By inviting students on this mission, they became the center of the learning process. Students were empowered to make decisions and apply prior learning experiences to the culminating project, the Philae II. This mission was designed with important specific learning objectives in mind, while also accomplishing core learning objectives as well. In math class, students completed units on measurement, time, and graphing. This mission allowed boys to understand how all three topics can relate to real-world happenings. Boys needed to measure lengths, use appropriate tools strategically, classify events according to duration of time, and be precise when making calculations. They also focused on an engineering project: to build an actual comet probe and test their final project.

In science the boys first gained background knowledge of the Rosetta mission and the Philae lander. Students learned how scientists and engineers work together, how engineers work to solve problems, and what components help objects fly and land softly. They also came to realize that engineering design is an iterative process, involving repeated rounds of analysis and testing. Boys were then asked to reflect, through writing and/or drawing, on one of two response questions: What is something you still wonder about the Philae comet lander? What sensor would you attach to the Philae comet lander?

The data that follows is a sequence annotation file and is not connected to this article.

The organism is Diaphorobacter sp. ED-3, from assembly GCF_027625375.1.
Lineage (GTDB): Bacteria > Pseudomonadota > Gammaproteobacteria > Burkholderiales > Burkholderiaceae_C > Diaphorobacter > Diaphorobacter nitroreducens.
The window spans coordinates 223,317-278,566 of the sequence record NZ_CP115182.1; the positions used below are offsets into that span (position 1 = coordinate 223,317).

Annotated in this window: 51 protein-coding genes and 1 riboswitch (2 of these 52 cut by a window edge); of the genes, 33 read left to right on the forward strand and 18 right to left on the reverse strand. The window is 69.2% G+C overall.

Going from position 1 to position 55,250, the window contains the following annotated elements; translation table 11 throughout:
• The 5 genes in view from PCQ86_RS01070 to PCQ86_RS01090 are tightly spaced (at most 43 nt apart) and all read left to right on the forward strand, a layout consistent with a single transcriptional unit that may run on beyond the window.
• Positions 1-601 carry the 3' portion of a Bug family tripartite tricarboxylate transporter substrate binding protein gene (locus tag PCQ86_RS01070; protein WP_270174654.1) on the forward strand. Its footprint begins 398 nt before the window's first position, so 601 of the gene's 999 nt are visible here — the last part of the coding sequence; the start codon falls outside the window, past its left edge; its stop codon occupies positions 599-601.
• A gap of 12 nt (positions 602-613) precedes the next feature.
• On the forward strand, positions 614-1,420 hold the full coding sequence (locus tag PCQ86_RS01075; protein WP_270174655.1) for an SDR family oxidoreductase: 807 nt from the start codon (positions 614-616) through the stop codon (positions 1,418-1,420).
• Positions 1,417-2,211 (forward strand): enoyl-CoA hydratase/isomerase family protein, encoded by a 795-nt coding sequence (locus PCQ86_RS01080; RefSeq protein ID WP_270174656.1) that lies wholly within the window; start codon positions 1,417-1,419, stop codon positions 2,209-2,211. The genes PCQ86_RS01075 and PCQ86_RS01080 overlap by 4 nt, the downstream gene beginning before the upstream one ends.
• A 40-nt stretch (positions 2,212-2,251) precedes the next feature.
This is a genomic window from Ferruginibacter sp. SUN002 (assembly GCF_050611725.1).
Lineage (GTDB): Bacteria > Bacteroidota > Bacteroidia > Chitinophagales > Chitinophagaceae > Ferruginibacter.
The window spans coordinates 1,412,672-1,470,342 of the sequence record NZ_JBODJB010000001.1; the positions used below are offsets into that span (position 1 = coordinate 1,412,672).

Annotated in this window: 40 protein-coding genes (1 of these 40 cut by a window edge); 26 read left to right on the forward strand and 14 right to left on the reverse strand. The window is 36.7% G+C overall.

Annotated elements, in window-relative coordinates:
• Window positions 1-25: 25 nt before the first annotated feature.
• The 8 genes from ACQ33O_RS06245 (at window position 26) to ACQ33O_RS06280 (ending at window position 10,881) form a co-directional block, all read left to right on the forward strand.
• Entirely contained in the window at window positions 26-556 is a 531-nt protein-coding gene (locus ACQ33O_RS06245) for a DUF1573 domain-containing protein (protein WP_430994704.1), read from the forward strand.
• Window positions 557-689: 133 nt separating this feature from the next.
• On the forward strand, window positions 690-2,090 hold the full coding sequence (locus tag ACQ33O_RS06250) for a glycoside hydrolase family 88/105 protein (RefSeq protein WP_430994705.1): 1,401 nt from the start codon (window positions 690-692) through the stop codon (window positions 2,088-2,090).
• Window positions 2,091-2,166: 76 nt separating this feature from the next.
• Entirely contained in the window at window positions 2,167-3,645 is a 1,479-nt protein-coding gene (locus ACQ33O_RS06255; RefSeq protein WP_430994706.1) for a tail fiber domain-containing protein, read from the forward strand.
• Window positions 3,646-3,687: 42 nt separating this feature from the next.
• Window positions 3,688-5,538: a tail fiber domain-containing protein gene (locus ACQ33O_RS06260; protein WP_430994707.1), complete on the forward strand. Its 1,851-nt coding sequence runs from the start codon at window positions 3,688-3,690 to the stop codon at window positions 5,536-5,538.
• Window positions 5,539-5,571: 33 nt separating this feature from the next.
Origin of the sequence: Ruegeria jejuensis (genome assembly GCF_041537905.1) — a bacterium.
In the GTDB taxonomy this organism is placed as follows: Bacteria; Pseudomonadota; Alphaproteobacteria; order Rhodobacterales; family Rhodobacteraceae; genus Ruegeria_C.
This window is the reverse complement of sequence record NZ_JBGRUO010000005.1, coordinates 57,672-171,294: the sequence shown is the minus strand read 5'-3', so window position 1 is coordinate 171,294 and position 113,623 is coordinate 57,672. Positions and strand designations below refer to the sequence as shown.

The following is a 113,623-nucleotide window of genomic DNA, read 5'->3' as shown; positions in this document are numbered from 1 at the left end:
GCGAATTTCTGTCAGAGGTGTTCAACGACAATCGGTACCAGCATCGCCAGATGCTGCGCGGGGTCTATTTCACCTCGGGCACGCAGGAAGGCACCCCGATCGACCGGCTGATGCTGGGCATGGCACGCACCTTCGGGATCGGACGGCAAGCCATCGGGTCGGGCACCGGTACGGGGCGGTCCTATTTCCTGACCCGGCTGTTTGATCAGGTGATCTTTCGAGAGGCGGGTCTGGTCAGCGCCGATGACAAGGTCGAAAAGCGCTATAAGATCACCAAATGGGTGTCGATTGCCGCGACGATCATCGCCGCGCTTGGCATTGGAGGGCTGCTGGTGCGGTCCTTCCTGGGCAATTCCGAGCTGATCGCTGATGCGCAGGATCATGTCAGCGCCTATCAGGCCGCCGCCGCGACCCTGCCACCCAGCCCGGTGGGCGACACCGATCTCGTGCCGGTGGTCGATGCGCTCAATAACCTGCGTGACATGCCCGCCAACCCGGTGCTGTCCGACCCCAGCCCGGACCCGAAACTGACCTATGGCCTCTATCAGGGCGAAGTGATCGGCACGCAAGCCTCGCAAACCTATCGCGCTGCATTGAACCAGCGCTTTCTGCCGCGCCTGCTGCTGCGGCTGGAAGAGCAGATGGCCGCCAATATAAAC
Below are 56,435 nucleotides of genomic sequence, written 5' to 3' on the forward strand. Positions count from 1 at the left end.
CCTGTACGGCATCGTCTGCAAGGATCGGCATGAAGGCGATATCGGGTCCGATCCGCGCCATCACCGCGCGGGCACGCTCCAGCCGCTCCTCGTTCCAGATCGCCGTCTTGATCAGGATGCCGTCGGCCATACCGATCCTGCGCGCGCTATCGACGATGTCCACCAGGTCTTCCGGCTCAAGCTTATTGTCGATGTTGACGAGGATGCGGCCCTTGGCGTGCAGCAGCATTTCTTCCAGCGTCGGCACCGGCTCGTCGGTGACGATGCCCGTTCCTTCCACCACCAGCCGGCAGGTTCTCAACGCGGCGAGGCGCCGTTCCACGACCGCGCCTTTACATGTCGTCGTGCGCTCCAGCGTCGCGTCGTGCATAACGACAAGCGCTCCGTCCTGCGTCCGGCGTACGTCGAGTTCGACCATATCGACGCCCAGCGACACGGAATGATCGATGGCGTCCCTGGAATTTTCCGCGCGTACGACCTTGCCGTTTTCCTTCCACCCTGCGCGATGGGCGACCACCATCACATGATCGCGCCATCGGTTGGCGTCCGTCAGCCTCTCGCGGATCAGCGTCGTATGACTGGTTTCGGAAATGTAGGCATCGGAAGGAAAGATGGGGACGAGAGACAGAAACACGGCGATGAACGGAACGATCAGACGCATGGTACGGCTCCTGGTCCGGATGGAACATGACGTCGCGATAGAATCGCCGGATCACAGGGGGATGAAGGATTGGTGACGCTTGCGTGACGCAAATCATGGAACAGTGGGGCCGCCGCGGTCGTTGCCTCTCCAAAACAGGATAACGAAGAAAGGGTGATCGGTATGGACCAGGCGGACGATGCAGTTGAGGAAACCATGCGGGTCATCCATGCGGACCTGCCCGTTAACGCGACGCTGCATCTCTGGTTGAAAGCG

The class then focused on attaching sensors, using Lego kits to explore the relationships between Input – Processing – Output. They were then asked: How do sensors work? What can Philae’s sensors tell us about the comet? In art, students worked on building compositions using scale and overlapping of elements to show whether an object, or a person, is in the foreground, mid-ground or background. Boys communicated their learning and what they wondered about the Philea through these compositions. Their work was rich, detailed, and beautifully employed the concepts of scale and overlapping. Varying the contexts in which students encounter a given concept, and allowing opportunities for application and connections to other disciplines, help build and deepen student knowledge of scientific concepts. (4) 

1   Vasquez, Jo Anne. STEM Lesson Essentials, Grades 3-8: Integrating Science, Technology, Engineering, and Mathematics. Portsmouth, NH: Heinemann, 2013. Print.

2    Ritchhart, Ron, Mark Church, and Karin Morrison. Making Thinking Visible: How to Promote Engagement, Understanding, and Independence for All Learners. San Francisco, CA: Jossey-Bass, 2011. Print.

3, 4  “Resources | Next Generation Science Standards.” Resources | Next Generation Science Standards. Web. 31 May 2015.